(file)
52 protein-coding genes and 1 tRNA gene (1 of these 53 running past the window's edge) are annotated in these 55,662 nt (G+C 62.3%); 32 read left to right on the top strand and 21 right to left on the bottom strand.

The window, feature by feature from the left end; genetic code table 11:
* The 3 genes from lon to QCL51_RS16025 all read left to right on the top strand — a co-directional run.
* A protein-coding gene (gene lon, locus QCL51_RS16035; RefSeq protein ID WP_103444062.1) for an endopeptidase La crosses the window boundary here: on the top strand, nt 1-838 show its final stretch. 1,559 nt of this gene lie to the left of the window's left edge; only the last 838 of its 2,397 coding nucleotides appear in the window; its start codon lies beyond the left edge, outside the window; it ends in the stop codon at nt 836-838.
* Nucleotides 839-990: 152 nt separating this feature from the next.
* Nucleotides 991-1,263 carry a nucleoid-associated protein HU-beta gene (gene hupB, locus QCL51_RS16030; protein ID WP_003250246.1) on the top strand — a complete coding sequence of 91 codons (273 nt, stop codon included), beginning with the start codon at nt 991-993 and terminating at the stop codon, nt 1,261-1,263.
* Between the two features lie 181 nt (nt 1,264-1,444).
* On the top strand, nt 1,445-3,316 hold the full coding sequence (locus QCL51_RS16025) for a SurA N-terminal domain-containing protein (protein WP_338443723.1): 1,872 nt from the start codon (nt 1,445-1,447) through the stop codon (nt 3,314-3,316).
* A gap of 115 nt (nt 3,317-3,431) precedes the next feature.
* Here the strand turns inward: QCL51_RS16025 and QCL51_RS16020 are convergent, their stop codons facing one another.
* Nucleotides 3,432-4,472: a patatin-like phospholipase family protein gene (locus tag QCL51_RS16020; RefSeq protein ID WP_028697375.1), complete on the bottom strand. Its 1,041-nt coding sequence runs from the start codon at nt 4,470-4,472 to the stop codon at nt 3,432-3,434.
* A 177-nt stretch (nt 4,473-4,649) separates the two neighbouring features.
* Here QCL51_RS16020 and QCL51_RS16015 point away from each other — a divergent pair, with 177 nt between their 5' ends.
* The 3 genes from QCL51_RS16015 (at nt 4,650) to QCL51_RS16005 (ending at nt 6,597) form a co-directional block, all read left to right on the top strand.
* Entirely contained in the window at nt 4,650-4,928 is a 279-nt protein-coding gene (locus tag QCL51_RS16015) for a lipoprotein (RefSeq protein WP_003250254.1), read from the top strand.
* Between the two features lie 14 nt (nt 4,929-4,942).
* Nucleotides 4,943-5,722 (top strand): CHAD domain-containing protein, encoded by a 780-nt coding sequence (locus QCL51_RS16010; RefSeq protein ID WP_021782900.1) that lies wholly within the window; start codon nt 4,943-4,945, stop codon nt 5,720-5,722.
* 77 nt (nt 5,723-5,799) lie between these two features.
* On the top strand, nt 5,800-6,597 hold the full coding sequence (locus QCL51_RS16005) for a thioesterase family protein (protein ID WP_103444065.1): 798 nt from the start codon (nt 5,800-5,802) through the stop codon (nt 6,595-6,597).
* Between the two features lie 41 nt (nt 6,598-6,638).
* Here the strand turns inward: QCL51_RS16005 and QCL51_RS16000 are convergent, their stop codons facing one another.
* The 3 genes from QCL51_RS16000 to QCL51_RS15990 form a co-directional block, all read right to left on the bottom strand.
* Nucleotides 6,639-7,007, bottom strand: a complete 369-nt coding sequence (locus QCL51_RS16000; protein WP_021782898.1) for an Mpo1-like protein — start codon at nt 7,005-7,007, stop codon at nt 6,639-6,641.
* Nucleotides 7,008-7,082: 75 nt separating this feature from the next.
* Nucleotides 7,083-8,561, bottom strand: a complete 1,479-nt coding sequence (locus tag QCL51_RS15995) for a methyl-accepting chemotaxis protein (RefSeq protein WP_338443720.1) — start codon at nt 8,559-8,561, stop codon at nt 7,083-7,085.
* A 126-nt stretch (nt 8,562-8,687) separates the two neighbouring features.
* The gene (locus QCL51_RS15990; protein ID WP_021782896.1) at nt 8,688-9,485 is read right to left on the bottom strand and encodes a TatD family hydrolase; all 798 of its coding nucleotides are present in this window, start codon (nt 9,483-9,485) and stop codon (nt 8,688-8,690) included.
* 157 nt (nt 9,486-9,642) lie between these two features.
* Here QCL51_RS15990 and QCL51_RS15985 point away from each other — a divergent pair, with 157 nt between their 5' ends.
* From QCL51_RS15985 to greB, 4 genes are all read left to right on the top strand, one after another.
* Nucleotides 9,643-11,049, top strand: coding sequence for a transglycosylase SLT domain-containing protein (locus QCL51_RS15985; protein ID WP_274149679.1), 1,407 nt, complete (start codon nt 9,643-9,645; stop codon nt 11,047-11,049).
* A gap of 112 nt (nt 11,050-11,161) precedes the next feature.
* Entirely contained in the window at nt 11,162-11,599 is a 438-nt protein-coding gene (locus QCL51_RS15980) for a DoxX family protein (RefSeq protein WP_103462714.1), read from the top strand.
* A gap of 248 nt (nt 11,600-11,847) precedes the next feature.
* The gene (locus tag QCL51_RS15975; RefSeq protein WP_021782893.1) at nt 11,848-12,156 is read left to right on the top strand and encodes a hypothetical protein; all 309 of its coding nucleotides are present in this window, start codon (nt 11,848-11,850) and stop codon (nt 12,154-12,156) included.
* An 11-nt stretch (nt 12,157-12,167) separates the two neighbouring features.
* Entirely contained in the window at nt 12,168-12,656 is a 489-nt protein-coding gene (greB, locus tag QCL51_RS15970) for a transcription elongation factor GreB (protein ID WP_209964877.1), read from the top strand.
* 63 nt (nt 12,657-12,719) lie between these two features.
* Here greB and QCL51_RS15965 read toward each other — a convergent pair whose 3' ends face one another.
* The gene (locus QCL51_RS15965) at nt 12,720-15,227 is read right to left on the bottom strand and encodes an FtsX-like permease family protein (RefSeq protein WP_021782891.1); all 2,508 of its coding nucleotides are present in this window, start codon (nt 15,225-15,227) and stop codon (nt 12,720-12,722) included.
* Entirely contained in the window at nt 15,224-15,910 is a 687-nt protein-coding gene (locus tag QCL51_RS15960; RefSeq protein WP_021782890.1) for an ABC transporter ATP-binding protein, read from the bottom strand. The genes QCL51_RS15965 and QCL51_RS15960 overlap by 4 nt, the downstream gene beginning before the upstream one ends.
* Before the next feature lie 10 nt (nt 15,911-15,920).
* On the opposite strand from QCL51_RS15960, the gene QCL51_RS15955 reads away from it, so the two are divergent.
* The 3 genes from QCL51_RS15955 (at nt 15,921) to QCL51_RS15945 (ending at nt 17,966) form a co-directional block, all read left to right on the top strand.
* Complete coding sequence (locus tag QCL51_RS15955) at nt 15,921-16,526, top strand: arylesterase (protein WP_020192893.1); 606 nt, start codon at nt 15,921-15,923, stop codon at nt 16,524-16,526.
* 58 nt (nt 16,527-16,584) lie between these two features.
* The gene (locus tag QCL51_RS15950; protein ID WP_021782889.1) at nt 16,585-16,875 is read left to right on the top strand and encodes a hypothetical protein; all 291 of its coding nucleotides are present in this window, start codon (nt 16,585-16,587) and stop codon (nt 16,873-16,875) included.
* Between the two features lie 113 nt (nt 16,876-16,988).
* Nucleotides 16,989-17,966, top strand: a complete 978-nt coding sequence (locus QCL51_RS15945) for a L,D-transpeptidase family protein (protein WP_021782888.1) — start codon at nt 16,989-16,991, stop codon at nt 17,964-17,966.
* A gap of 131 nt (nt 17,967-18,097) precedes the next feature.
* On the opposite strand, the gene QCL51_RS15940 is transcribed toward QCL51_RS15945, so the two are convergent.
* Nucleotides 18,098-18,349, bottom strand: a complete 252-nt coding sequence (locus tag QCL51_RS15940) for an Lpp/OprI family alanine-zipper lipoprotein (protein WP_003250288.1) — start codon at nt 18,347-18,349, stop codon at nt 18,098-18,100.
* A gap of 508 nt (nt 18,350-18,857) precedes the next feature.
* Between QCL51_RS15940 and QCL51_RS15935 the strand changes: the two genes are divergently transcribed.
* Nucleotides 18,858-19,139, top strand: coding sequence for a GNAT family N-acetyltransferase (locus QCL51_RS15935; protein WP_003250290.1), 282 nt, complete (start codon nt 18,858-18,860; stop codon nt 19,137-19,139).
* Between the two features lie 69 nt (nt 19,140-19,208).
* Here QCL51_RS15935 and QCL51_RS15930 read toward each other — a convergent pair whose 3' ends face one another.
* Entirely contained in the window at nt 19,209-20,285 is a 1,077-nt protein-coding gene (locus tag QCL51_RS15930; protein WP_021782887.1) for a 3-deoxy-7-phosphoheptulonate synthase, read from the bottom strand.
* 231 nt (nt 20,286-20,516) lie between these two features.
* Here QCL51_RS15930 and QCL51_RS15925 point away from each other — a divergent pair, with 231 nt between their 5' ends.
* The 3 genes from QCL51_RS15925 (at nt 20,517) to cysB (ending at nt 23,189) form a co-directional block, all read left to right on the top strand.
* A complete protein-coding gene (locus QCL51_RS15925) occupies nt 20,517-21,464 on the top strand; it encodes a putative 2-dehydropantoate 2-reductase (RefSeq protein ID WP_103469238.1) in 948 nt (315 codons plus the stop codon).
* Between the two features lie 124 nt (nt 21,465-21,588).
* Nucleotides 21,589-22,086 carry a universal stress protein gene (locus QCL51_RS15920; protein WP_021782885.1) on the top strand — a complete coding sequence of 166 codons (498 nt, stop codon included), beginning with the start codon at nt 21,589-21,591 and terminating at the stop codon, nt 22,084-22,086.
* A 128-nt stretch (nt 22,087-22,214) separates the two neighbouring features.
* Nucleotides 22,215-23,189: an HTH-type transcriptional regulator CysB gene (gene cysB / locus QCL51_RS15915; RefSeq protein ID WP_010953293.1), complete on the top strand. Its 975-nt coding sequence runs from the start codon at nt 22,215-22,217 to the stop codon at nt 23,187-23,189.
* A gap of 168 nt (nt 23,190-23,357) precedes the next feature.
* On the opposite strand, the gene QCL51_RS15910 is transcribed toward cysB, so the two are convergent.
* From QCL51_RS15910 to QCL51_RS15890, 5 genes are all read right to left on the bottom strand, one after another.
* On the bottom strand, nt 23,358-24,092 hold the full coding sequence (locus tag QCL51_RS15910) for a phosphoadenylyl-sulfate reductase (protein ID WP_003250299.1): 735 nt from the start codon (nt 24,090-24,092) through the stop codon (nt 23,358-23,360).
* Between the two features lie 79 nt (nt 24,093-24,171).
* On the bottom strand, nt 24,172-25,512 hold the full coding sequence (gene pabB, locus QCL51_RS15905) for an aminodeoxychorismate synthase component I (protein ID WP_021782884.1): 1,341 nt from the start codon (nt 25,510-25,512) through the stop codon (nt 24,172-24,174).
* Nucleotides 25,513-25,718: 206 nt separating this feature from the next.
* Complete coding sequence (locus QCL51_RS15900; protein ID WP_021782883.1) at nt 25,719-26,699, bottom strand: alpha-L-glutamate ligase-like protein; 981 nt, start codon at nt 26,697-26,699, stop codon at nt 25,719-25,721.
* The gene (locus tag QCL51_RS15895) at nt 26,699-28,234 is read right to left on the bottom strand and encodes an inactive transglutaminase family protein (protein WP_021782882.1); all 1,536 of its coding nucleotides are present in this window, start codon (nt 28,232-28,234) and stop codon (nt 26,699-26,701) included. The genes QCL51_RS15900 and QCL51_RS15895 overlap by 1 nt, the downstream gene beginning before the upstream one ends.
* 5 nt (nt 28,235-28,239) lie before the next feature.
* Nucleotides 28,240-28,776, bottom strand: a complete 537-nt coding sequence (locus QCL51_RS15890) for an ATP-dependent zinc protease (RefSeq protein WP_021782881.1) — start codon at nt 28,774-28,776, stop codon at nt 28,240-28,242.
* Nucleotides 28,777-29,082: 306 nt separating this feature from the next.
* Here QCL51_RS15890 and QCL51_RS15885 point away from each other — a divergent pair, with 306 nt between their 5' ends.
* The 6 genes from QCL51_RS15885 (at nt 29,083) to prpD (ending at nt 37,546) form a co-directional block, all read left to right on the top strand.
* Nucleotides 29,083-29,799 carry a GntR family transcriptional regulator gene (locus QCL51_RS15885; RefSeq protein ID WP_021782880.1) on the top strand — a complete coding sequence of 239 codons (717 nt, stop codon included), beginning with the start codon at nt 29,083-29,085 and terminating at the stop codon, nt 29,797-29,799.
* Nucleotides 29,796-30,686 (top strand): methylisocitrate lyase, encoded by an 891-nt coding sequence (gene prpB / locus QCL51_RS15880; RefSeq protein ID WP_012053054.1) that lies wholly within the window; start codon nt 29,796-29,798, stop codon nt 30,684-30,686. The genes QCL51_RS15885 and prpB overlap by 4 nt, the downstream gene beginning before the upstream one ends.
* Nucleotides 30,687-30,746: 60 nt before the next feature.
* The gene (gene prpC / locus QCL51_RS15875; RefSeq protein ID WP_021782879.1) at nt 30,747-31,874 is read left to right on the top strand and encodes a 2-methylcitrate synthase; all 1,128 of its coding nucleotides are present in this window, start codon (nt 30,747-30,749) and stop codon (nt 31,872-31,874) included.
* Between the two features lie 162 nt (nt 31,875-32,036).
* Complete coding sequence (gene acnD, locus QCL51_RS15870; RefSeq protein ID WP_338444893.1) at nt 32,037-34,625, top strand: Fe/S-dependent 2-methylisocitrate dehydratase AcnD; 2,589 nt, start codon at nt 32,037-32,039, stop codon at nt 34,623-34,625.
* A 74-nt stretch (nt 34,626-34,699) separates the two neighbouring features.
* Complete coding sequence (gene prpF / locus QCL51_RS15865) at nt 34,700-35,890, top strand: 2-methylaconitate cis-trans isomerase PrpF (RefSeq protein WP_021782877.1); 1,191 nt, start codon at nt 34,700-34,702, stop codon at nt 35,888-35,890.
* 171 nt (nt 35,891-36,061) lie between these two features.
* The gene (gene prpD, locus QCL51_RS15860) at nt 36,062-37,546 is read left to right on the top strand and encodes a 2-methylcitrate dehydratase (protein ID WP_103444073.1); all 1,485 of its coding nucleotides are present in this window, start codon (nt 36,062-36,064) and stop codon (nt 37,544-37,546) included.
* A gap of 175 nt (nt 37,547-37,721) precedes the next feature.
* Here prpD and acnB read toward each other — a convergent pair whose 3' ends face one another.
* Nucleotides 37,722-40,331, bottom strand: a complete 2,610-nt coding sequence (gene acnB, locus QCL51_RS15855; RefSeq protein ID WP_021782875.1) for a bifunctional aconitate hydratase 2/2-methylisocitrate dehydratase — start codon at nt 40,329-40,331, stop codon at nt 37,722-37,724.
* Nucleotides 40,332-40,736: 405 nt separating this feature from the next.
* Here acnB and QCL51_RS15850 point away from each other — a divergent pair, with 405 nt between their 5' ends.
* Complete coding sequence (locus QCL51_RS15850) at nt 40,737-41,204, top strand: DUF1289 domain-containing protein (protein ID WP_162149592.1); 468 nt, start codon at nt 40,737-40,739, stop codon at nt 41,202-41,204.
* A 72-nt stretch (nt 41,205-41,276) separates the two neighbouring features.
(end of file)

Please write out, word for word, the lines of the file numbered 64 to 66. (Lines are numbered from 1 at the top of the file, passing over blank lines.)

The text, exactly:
* Nucleotides 21,589-22,086 carry a universal stress protein gene (locus QCL51_RS15920; protein WP_021782885.1) on the top strand — a complete coding sequence of 166 codons (498 nt, stop codon included), beginning with the start codon at nt 21,589-21,591 and terminating at the stop codon, nt 22,084-22,086.
* A 128-nt stretch (nt 22,087-22,214) separates the two neighbouring features.
* Nucleotides 22,215-23,189: an HTH-type transcriptional regulator CysB gene (gene cysB / locus QCL51_RS15915; RefSeq protein ID WP_010953293.1), complete on the top strand. Its 975-nt coding sequence runs from the start codon at nt 22,215-22,217 to the stop codon at nt 23,187-23,189.